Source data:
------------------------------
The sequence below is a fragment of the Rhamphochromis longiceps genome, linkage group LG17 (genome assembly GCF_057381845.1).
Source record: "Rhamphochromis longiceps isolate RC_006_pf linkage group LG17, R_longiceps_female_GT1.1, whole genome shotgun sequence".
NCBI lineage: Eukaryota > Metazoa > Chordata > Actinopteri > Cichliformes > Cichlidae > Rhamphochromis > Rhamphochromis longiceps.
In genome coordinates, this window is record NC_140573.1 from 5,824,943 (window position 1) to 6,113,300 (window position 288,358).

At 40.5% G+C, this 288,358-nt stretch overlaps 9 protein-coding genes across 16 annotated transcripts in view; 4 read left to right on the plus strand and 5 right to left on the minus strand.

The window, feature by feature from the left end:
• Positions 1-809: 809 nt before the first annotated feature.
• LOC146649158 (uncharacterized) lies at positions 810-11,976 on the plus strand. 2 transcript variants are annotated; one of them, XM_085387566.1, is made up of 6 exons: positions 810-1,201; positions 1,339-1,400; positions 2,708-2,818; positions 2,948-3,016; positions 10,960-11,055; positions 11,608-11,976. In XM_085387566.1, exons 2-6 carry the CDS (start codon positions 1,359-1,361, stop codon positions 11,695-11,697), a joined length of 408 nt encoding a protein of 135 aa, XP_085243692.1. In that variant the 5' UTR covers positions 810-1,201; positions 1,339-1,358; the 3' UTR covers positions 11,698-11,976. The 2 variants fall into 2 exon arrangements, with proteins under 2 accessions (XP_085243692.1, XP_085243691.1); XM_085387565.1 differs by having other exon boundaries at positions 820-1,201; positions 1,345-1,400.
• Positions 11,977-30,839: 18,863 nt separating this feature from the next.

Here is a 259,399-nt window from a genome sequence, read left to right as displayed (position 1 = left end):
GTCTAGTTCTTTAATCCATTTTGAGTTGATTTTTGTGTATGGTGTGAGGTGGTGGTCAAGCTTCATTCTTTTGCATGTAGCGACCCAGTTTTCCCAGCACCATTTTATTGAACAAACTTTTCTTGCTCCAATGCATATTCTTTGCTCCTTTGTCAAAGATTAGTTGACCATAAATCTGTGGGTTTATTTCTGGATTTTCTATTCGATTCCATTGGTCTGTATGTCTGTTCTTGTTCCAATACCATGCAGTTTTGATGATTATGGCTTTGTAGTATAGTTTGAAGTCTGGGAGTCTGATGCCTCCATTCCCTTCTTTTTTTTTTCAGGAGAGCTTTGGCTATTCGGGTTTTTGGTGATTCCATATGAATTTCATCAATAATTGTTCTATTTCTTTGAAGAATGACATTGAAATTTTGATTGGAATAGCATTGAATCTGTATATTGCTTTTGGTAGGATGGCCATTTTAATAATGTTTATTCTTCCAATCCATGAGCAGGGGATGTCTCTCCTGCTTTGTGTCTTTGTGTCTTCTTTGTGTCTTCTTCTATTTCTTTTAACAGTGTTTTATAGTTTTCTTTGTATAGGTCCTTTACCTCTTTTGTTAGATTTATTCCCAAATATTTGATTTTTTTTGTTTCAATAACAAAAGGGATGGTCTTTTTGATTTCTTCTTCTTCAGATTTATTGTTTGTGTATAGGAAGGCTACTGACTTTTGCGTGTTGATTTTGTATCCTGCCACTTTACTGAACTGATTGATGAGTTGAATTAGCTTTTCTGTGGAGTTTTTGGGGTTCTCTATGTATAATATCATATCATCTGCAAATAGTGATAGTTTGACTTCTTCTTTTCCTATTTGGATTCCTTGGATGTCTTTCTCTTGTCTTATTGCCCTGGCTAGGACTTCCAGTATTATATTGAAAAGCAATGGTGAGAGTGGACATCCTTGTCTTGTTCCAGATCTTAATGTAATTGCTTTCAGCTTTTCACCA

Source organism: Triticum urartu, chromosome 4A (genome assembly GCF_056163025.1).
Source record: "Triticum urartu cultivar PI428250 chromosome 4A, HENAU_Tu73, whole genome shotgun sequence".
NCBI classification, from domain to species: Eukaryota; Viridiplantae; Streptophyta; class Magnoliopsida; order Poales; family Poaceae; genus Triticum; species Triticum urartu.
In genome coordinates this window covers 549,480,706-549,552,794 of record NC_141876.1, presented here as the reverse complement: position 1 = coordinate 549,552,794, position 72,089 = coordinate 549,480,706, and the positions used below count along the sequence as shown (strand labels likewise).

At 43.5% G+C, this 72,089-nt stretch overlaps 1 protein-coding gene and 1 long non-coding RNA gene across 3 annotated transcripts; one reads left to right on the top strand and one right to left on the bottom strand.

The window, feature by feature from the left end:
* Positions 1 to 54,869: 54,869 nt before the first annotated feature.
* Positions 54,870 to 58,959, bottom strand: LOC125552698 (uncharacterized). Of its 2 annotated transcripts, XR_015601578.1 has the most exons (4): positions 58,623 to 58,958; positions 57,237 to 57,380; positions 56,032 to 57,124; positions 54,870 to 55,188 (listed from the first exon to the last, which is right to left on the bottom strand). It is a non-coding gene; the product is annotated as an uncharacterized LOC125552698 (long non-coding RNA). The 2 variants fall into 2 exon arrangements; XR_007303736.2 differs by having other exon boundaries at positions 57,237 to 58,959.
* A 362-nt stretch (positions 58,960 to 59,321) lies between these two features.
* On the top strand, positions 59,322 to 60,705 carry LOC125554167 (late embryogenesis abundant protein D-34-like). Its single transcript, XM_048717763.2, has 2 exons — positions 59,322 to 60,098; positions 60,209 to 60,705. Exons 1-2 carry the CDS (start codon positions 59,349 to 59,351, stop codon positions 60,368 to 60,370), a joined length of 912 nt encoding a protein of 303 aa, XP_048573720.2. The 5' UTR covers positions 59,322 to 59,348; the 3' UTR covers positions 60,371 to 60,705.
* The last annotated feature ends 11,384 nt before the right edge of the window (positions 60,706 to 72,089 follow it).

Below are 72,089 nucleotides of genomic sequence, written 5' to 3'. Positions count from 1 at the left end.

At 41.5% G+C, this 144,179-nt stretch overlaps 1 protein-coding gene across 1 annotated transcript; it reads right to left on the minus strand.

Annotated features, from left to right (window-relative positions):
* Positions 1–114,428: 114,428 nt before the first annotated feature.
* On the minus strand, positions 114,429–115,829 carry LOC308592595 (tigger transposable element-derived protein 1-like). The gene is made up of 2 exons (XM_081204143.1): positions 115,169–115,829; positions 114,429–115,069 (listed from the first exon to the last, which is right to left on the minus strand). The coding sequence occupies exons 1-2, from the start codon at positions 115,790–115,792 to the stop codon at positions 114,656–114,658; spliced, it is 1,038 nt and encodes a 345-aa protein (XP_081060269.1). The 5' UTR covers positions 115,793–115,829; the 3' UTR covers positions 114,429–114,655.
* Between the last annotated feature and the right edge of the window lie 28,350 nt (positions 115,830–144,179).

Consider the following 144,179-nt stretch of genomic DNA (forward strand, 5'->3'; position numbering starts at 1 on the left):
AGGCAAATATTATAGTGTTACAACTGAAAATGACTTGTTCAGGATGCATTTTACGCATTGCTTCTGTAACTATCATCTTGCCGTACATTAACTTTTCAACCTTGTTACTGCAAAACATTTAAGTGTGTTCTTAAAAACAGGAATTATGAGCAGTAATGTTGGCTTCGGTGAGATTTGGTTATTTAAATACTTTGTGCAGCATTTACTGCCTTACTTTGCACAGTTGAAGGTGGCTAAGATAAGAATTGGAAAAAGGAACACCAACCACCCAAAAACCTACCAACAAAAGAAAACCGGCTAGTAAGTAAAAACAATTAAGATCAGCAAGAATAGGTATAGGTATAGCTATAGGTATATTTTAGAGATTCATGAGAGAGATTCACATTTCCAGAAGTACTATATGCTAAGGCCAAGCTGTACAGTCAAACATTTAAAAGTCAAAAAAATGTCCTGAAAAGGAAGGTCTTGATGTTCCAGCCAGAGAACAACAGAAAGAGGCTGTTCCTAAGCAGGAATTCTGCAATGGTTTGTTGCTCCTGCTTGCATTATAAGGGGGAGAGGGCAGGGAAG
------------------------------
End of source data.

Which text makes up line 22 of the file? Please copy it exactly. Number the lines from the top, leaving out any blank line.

* The last annotated feature ends 11,384 nt before the right edge of the window (positions 60,706 to 72,089 follow it).